CARICATURE VOICES

The study of Near ventriloquism and the ac¬quirement of the Punch voice leads to the con-clusion that the attainment of this branch of the art is not merely the employment of natural speech with still lips, but is in fact the use of a more accentuated speech than that ordinarily employed in the portrayal of eccentric character on the stage.

Like the actor who exaggerates seemingly unimportant actions to add effectiveness to his performance, or the artist who, in his cartoons, distorts the features and general appearance of his subjects for comic purposes, it is legitimate for the ventriloquist to lend as much contrast be¬tween the voices used as possible by caricaturing what might actually be the voices of persons similar to those represented by his figures. The puppets themselves are exaggerated in face, color¬ing and expression while suggestive of the class of people represented, so why not their voices?
In using a number of figures, however, it is in- evitable that some of the voices should resemble the performer's natural voice to a more or less re¬mote degree, the more remote of course the bet¬ter, but even then they may be made distinct by accent and appropriate dialect. And it is sur¬prising how much individuality one may give the different voices by care and attention.

We will now consider the methods used for the production of some of the other voices employed in Near ventriloquism. In direct contrast to the Punch voice is that which is sometimes called the " Grunt" voice. To produce this, the tongue should be allowed to lie fiat with its tip almost touching the back of the front lower teeth where they enter the flesh. In this position, and with the whole of the vocal cords relaxed, the words are simply grunted at the back of the mouth, with the lips still and only slightly apart, as when using the Punch voice. In other words, make less effort to speak than you would natu¬rally, using only the back part of the tongue, so that the sound is made in the lower part of the throat.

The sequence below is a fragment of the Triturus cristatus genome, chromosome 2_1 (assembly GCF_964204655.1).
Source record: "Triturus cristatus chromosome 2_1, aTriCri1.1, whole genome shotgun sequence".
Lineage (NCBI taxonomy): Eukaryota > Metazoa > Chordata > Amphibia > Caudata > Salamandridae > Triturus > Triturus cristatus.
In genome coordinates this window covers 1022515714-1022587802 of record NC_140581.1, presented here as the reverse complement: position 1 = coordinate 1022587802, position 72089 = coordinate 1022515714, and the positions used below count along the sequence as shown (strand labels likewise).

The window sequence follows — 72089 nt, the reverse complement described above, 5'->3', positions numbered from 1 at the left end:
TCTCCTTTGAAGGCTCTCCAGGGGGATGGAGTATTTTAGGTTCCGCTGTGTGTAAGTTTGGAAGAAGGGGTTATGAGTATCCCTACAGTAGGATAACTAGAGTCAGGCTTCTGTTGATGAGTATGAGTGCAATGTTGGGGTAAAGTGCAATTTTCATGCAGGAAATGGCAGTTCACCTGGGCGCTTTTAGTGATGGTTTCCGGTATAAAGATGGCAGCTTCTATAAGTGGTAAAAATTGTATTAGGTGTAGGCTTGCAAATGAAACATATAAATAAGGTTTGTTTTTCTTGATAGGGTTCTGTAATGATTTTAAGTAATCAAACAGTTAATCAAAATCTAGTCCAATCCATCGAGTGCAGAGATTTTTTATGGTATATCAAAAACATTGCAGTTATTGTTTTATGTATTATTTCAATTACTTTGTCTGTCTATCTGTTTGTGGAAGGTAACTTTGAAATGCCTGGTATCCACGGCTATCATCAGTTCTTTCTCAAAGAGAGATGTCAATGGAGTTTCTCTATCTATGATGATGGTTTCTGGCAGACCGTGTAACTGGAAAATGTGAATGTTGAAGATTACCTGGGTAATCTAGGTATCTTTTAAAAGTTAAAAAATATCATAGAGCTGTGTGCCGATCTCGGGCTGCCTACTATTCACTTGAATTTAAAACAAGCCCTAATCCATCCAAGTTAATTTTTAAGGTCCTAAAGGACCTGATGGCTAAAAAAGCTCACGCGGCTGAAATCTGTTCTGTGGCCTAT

This voice is a caricature of that used by old men who no longer have command over tongue and lips and speak with open mouths.    In figure working it is used to supply speech for the Old Man without whom no ventriloquial family is complete, in contrast to the sharp, reedy voice of the Old Woman who is usually his companion, and the less shrill tones of the Irish or the Colored figure. It may also be used for the same pur¬pose when the couple are supposed to be behind a screen.

Given the Old Man, Old Woman, Irish and Colored figures, it naturally follows that there should be a little girl to make the family com¬plete, and for this we revert to the Punch voice, only it should be made less reedy and more like a child's. The young of all animals, including the human animal, uses a high key to speak or make the sound peculiar to itself.

 


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